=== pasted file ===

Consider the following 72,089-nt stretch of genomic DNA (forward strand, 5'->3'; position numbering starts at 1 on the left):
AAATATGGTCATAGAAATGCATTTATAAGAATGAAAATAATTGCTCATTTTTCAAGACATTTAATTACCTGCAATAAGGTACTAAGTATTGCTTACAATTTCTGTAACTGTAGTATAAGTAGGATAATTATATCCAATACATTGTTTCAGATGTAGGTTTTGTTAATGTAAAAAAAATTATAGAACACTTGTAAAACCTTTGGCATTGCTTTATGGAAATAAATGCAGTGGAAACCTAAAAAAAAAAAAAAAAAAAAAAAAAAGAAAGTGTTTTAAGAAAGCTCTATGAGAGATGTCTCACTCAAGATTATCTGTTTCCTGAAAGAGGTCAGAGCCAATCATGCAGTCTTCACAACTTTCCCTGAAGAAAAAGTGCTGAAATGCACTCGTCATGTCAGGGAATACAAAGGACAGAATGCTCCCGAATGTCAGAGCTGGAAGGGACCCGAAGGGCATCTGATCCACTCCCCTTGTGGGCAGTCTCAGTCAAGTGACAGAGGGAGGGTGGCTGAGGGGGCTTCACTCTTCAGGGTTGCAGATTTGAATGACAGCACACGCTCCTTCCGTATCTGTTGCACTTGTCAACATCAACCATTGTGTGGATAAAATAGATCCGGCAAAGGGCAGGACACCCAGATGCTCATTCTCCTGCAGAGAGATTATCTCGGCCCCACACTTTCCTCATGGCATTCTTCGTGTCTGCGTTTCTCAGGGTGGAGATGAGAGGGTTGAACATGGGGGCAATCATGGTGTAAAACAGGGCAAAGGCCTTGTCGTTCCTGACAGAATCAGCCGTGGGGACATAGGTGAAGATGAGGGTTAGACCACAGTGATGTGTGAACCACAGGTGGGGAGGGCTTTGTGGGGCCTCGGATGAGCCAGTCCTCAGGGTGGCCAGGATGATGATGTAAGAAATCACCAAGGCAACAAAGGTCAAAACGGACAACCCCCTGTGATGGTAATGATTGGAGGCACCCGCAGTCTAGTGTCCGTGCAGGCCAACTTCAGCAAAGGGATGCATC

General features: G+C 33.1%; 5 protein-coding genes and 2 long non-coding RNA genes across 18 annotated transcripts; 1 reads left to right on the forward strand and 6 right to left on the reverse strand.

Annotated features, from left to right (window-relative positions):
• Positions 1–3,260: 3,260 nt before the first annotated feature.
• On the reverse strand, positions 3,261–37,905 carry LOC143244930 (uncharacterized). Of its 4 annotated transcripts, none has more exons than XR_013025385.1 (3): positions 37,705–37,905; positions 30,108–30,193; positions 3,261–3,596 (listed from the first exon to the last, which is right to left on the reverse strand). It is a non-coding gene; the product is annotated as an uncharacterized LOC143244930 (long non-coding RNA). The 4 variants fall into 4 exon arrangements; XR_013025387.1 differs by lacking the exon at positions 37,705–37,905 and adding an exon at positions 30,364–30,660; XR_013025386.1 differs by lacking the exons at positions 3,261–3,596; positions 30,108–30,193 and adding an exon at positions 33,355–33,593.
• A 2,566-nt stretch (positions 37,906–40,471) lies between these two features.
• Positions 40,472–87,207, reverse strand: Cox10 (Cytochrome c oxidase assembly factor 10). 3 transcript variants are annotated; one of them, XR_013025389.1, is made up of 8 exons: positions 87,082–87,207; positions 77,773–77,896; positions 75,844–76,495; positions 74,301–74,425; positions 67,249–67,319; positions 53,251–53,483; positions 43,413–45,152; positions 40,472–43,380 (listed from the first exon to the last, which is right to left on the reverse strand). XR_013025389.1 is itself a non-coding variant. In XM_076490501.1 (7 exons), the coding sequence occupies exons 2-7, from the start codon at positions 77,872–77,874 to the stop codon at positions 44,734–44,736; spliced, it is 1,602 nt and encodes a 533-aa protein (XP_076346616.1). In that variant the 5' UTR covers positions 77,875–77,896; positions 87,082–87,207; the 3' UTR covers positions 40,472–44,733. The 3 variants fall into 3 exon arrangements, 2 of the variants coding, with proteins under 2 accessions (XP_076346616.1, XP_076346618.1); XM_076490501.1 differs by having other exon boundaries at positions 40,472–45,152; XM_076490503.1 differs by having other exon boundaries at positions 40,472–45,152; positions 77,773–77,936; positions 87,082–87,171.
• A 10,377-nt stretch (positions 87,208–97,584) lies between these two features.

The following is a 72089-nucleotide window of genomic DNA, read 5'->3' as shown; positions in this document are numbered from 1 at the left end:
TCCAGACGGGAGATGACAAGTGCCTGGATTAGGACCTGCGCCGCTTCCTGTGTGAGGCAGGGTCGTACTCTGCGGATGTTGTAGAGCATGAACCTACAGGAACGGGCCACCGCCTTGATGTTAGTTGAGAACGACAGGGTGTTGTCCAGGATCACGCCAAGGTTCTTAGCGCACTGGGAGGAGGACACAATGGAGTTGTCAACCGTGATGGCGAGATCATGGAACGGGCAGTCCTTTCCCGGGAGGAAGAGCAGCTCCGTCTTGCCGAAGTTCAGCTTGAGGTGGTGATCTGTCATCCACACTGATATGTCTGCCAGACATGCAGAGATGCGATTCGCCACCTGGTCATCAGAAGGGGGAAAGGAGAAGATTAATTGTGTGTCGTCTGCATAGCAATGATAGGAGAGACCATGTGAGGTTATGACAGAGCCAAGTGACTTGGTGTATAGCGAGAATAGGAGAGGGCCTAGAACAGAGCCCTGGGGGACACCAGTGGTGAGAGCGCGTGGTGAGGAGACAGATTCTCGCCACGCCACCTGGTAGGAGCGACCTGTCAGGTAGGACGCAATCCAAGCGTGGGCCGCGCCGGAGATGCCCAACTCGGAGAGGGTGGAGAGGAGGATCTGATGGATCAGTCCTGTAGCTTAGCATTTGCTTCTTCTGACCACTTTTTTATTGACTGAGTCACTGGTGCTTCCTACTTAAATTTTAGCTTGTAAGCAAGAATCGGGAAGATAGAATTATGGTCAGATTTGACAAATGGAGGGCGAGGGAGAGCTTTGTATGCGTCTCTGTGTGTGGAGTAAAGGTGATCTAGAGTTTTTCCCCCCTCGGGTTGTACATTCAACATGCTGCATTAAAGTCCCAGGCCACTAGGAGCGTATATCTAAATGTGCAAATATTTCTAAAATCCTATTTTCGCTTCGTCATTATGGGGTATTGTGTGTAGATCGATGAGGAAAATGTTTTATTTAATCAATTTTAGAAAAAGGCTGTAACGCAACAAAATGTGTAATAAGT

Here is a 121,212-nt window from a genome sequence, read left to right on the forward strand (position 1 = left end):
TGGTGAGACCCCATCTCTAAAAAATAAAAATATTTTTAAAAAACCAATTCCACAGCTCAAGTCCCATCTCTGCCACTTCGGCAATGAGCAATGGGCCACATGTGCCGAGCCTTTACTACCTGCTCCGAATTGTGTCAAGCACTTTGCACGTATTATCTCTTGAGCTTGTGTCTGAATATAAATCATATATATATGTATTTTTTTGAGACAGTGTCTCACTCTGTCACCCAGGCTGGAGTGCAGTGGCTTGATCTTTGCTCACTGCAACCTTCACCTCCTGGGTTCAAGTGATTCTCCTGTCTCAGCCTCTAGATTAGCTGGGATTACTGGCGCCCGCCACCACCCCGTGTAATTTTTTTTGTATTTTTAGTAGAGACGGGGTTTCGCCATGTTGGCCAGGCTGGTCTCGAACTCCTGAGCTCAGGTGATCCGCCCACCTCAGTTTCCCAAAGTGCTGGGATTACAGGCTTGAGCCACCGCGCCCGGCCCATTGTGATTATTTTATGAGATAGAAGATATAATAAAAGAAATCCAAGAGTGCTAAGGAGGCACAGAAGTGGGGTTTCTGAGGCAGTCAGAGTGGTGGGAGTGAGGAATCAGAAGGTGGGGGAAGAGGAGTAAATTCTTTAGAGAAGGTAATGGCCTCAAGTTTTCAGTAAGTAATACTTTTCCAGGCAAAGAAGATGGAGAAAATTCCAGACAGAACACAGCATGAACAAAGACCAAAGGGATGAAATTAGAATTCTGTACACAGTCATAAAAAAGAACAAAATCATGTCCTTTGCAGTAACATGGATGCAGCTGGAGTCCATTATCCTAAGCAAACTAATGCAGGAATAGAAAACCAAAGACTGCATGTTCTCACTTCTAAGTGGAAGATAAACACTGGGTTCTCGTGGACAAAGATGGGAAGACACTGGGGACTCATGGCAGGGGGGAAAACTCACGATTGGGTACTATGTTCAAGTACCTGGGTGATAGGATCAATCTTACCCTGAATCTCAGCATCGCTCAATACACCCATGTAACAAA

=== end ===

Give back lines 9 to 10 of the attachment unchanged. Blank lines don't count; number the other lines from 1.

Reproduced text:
• A 10,377-nt stretch (positions 87,208–97,584) lies between these two features.

The following is a 72089-nucleotide window of genomic DNA, read 5'->3' as shown; positions in this document are numbered from 1 at the left end: